The way it works is easy—each organization seeks out donations of products, services or discounts to be auctioned the night of the party. Then the proceeds from the sales of these donated items go to help to support: on-going education, programming, public service projects, and much more. Your donation not only helps the continuation of DCS, but is good publicity for your company as well.
So that’s our spiel—please help us by contributing what you can. Every items helps. In return we’ll do our best to promote the items and your company and you’ll have our enduring thanks.
The sooner you donate, the more you’ll benefit from the pre-event publicity which includes an item/donor list posted on our Web site(s), e-mail blasts, and more…plus, this year you can follow us on Twitter via: @mmatc As donations come we’ll promote the donated items and who the generous donor(s) are.
This year please mark your calendars for our annual Holiday Party & Auction at the NCR Country Club on Thursday, December 3, 2009. The theme this year is “Meet Me at the Club”, and we intend to bring back the glitz and celebrate the renewed optimism of the late 1930s.
Mark your calendar: Thurs., Dec. 3 at NCR Country Club, 4435 Dogwood Trail, Kettering.
Registration/networking will begin at 6:00 p.m. with the event beginning at 6:30.
If you have any questions about donations or the event, please contact DCS president, Patrice Hall via email: firstname.lastname@example.org or DCS Director, Rob Anspach via email: email@example.com
For the past 5 years, Craig Neuman has nurtured great ideas into great design as Creative Director at Midwestern creative powerhouse, Barkley. The Kansas City-based, full-service advertising agency has built up an impressive client list and some impressive work. They also have a rocket on top of their building and, among other notable quirks, they are 100% employee-owned.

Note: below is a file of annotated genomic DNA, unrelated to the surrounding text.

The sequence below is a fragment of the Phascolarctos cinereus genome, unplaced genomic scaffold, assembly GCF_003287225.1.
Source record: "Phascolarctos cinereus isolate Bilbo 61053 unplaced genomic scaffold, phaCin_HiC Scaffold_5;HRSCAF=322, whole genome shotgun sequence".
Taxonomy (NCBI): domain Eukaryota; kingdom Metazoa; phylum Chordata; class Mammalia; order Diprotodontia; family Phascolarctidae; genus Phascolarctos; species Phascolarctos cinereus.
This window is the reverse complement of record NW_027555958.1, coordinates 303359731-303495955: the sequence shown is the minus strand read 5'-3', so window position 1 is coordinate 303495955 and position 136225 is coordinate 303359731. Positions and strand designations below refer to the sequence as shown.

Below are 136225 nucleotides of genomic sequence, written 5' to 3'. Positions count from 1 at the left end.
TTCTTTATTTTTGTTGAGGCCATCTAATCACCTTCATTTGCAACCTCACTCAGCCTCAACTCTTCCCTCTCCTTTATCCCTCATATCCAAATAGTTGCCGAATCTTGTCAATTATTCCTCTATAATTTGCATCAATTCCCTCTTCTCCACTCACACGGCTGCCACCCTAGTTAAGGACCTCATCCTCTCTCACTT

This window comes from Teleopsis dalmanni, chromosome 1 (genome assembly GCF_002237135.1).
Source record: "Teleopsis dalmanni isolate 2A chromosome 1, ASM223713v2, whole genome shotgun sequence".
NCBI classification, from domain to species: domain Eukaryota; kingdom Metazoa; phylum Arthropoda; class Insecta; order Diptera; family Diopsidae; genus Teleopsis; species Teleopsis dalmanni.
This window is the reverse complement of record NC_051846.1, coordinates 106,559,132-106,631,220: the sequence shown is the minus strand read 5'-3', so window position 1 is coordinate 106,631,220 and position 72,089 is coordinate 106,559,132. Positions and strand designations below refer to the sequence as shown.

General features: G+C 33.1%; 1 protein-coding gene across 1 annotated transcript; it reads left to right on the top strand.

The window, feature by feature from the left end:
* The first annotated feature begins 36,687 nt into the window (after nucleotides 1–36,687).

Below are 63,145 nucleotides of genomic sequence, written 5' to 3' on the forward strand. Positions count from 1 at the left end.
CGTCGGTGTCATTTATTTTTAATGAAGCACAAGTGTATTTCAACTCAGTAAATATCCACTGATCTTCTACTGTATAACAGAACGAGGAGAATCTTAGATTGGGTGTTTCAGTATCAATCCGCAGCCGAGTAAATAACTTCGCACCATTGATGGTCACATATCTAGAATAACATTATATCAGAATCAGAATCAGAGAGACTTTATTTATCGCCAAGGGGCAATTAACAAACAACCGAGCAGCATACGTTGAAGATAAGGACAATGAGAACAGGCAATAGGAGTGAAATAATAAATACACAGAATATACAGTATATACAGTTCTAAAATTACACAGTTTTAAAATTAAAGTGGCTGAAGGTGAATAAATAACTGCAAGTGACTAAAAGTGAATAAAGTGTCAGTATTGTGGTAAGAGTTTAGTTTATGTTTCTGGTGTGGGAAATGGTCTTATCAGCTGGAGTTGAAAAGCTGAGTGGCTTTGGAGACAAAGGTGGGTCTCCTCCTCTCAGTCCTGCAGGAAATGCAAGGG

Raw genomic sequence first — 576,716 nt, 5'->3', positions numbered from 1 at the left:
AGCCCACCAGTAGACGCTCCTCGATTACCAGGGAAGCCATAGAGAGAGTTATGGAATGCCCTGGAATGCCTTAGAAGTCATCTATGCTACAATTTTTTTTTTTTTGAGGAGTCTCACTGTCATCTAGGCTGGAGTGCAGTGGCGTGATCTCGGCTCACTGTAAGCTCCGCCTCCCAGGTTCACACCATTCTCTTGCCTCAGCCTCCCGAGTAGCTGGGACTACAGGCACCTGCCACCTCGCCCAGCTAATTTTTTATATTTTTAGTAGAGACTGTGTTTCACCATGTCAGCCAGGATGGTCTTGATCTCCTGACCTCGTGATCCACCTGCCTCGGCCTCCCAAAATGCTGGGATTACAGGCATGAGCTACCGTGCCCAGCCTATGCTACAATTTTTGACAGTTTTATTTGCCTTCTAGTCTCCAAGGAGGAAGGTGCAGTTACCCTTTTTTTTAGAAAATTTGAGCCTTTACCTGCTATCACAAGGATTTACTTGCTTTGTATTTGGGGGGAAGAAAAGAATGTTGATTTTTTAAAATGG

Clearly, Barkley takes their work seriously, but they don’t take themselves too seriously—and neither does Neuman. Just watch his discussion about Americans butchering the Queen’s English and you can see that he delights in observing and critiquing the world around him. Craig’s work has appeared in The One Show Annual, Communication Arts, Graphis, Print, National ADDYs and POP Times.
- Monday, November 9 at 6:00
- School of Advertising Art – 1725 East David Road in Kettering
- DCS members: $5
- Non-members: $10
- Students (cash at door only with valid student ID): $5
(You will be taken to GDAA’s website for payment and registration)
About Craig Neuman
Craig oversees a talented design group at Barkley that works on strategy and execution of brand identity, packaging and POP displays. His work has been honored by Communication Arts, Graphis, Print Regional Design Annual, National Gold Addys and One Show Design Annuals. Craig has been involved with creating effective communication strategies for clients including 24-Hour Fitness, Sonic Drive-ins, Blue Bunny Ice Cream, L’Oreal, March of Dimes and H+R Block.
Perhaps his proudest moment? Winning a James Beard Award, the culinary equivalent of an Oscar, for best restaurant graphics in the nation.
Vitamin is a design-driven production company located in Chicago. Offering an eclectic collection of directors and artists from a myriad disciplines. their work combines forms and genres from live action, animation, motion design, stop motion, photography and many other forms.
You can see their 2009 show reel here